Talking to a Running Process

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original in en Bob Smith  

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Bob is a Linux programmer and an electronics hobbyist. You can find his latest project at and his homepage at

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Run Time Access is a library that lets you view the data structures in your program as tables in a PosgreSQL database or as files in a virtual file system (similar to /proc). Using RTA makes it easy to give your daemon or service several types of management interfaces such as web, shell, SNMP, or framebuffer.

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Run Time Access

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10 Second Overview

Say you have a program with data in an array of structures. The structure and array are defined as:
struct mydata {
    char   note[20];
    int    count;

struct mydata mytable[] = {
  { "Sticky note", 100 },
  { "Music note", 200 },
  { "No note", 300 },

If you build your program with the Run Time Access library you will be able to examine and set the program's internal data from the command line or from another program. Your data appears as if it were in a PostgreSQL database. The following illustrates how you might use Bash and psql, the PostgreSQL command line tool, to set and read data in your program.

# myprogram  &

# psql -c "UPDATE mytable SET note = 'A note' LIMIT 1"

# psql -c "SELECT * FROM mytable"
   note     | count
 A note     | 100
 Music note | 200
 No note    | 300


This article explains why something like RTA is needed, how to use the RTA library, and what advantages you can expect from using RTA.


Many UIs -- One Service

Traditional UNIX communicated with a service by putting its configuration data into /etc/application.conf and its accumulated output in /var/log/application.log. This accepted approach is probably wrong for today's services that run on appliances and are configured by relatively untrained sys-admins. The traditional approach fails because we now want several types of simultaneous user interfaces, and we want each of those interfaces to exchange configuration, status, and statistics with the service while it is running. What is needed is run time access.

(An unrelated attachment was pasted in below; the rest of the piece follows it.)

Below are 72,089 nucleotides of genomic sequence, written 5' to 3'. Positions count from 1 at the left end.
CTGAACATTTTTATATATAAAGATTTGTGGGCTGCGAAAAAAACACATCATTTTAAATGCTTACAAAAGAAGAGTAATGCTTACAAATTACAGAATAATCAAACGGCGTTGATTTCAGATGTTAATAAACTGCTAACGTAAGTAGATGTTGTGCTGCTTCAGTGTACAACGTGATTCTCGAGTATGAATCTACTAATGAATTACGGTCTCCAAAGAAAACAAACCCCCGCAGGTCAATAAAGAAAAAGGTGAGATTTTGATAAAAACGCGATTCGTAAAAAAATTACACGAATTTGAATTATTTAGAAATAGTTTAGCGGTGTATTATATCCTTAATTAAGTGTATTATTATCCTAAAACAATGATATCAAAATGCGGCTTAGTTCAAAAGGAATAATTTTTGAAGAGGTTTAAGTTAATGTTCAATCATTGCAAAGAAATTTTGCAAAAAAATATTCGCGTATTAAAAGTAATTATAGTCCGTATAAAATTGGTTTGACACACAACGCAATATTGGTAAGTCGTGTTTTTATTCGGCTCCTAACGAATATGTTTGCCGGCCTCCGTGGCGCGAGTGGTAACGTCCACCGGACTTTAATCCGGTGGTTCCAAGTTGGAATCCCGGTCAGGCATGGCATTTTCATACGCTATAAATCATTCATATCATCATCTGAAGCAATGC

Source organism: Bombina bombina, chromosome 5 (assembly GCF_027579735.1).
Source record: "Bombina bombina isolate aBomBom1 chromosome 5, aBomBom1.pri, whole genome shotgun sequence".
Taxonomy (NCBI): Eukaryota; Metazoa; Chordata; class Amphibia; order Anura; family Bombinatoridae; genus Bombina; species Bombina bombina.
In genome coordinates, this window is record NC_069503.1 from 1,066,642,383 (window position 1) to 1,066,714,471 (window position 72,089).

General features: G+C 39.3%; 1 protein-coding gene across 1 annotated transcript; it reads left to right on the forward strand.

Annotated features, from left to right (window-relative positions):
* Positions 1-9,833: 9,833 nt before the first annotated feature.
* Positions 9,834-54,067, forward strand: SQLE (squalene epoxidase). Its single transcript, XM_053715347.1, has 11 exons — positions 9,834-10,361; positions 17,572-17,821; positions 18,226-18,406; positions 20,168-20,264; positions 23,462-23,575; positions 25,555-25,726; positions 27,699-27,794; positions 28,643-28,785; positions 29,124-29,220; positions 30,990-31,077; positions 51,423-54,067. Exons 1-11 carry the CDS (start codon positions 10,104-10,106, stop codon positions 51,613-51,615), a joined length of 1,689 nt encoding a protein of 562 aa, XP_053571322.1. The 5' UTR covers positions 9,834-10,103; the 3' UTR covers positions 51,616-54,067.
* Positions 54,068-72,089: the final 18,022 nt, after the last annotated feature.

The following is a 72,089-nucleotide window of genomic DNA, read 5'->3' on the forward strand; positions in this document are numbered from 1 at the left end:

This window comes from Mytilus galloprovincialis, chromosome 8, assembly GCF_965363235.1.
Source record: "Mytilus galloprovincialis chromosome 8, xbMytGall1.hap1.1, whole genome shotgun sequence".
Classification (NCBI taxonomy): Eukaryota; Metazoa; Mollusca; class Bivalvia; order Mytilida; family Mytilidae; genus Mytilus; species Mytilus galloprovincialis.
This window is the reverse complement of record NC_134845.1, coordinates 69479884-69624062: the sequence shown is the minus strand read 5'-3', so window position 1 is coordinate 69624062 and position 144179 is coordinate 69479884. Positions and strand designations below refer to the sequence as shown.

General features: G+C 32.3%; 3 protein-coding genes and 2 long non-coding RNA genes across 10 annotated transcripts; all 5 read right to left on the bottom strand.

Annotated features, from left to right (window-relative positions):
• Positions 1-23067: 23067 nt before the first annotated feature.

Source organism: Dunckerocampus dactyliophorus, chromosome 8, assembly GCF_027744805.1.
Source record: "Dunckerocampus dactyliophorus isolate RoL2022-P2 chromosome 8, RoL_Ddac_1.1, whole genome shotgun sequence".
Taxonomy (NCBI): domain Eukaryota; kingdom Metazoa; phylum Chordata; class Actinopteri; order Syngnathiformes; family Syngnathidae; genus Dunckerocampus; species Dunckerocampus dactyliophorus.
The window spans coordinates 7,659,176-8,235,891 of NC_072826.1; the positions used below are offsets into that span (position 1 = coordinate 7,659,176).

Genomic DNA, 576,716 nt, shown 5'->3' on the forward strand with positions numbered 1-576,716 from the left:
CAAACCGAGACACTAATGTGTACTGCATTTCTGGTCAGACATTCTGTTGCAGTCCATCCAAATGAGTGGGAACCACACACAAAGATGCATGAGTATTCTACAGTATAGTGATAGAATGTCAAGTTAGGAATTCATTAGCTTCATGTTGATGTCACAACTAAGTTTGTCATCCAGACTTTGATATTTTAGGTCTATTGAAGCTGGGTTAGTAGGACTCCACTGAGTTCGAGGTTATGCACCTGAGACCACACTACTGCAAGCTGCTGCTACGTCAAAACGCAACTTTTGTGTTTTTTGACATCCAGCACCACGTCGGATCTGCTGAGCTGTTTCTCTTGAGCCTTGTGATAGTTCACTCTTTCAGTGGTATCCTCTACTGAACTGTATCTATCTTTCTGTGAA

Newer services need many types of user interfaces and we developers may not be able to predict what interface will be needed most. What we need to do is to separate the user interface from the service using a common protocol and to build the user interfaces using the common protocol. This makes it easier to add interfaces when needed and the separation may make testing easier since each piece can be tested independently. We want an architecture something like this:

One service -- many interfaces

The types of user interface to consider include web, command line, framebuffer, SNMP, keypad and LCD, LDAP, native Windows, and other custom interfaces. Clearly a common API and protocol to all the user interfaces would be a good idea. But what kind of API and protocol?


A Database Interface

RTA chooses to use a PostgreSQL database as the common API and protocol. Configuration, state, and statistics are put into arrays of structures that appear on the API as tables in a PostgreSQL database. The user interface programs are written as clients connecting to a PostgreSQL database. This approach has two big benefits:

The RTA library is the glue that ties our arrays or linked lists of data structures to the PostgreSQL clients. The architecture of an application using RTA should look something like ...

RTA Application Architecture

Here we call it a management interface since it is intended for status, statistics, and configuration. Although only one interface is shown, you should remember that you can have many interfaces for your application, and they can all access the application simultaneously.

PosgreSQL uses TCP as the transport protocol so your application needs to be able to bind to a TCP port and accept connections from the various user interfaces. All bytes received from an accepted connection are passed into RTA using the dbcommand() subroutine. Any data to be returned to the client is in a buffer returned from dbcommand().

How does RTA know what tables are available? You have to tell it.